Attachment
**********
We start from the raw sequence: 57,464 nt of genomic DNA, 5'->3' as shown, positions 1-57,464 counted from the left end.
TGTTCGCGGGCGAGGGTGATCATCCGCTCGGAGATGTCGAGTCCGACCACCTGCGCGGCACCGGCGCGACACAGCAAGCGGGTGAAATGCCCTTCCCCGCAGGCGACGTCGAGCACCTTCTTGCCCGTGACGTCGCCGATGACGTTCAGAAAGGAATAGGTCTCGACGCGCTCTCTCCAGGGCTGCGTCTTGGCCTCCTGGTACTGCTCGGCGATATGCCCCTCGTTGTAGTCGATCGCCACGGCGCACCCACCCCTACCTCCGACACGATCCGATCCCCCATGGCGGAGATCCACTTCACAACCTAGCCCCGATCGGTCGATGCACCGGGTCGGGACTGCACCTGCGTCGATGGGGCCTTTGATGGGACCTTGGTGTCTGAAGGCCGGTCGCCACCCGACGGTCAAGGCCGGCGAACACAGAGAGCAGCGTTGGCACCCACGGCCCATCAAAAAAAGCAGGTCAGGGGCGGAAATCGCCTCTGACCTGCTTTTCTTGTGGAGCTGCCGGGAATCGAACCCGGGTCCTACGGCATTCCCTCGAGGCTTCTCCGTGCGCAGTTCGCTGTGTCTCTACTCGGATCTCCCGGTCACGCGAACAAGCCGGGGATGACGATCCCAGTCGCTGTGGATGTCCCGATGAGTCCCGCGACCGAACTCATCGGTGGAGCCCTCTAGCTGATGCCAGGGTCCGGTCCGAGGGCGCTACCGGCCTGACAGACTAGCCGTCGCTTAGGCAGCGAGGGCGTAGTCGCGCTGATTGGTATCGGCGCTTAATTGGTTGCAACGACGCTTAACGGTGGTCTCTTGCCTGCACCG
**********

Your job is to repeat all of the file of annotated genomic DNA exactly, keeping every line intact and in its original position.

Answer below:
We start from the raw sequence: 57,464 nt of genomic DNA, 5'->3' as shown, positions 1-57,464 counted from the left end.
TGTTCGCGGGCGAGGGTGATCATCCGCTCGGAGATGTCGAGTCCGACCACCTGCGCGGCACCGGCGCGACACAGCAAGCGGGTGAAATGCCCTTCCCCGCAGGCGACGTCGAGCACCTTCTTGCCCGTGACGTCGCCGATGACGTTCAGAAAGGAATAGGTCTCGACGCGCTCTCTCCAGGGCTGCGTCTTGGCCTCCTGGTACTGCTCGGCGATATGCCCCTCGTTGTAGTCGATCGCCACGGCGCACCCACCCCTACCTCCGACACGATCCGATCCCCCATGGCGGAGATCCACTTCACAACCTAGCCCCGATCGGTCGATGCACCGGGTCGGGACTGCACCTGCGTCGATGGGGCCTTTGATGGGACCTTGGTGTCTGAAGGCCGGTCGCCACCCGACGGTCAAGGCCGGCGAACACAGAGAGCAGCGTTGGCACCCACGGCCCATCAAAAAAAGCAGGTCAGGGGCGGAAATCGCCTCTGACCTGCTTTTCTTGTGGAGCTGCCGGGAATCGAACCCGGGTCCTACGGCATTCCCTCGAGGCTTCTCCGTGCGCAGTTCGCTGTGTCTCTACTCGGATCTCCCGGTCACGCGAACAAGCCGGGGATGACGATCCCAGTCGCTGTGGATGTCCCGATGAGTCCCGCGACCGAACTCATCGGTGGAGCCCTCTAGCTGATGCCAGGGTCCGGTCCGAGGGCGCTACCGGCCTGACAGACTAGCCGTCGCTTAGGCAGCGAGGGCGTAGTCGCGCTGATTGGTATCGGCGCTTAATTGGTTGCAACGACGCTTAACGGTGGTCTCTTGCCTGCACCG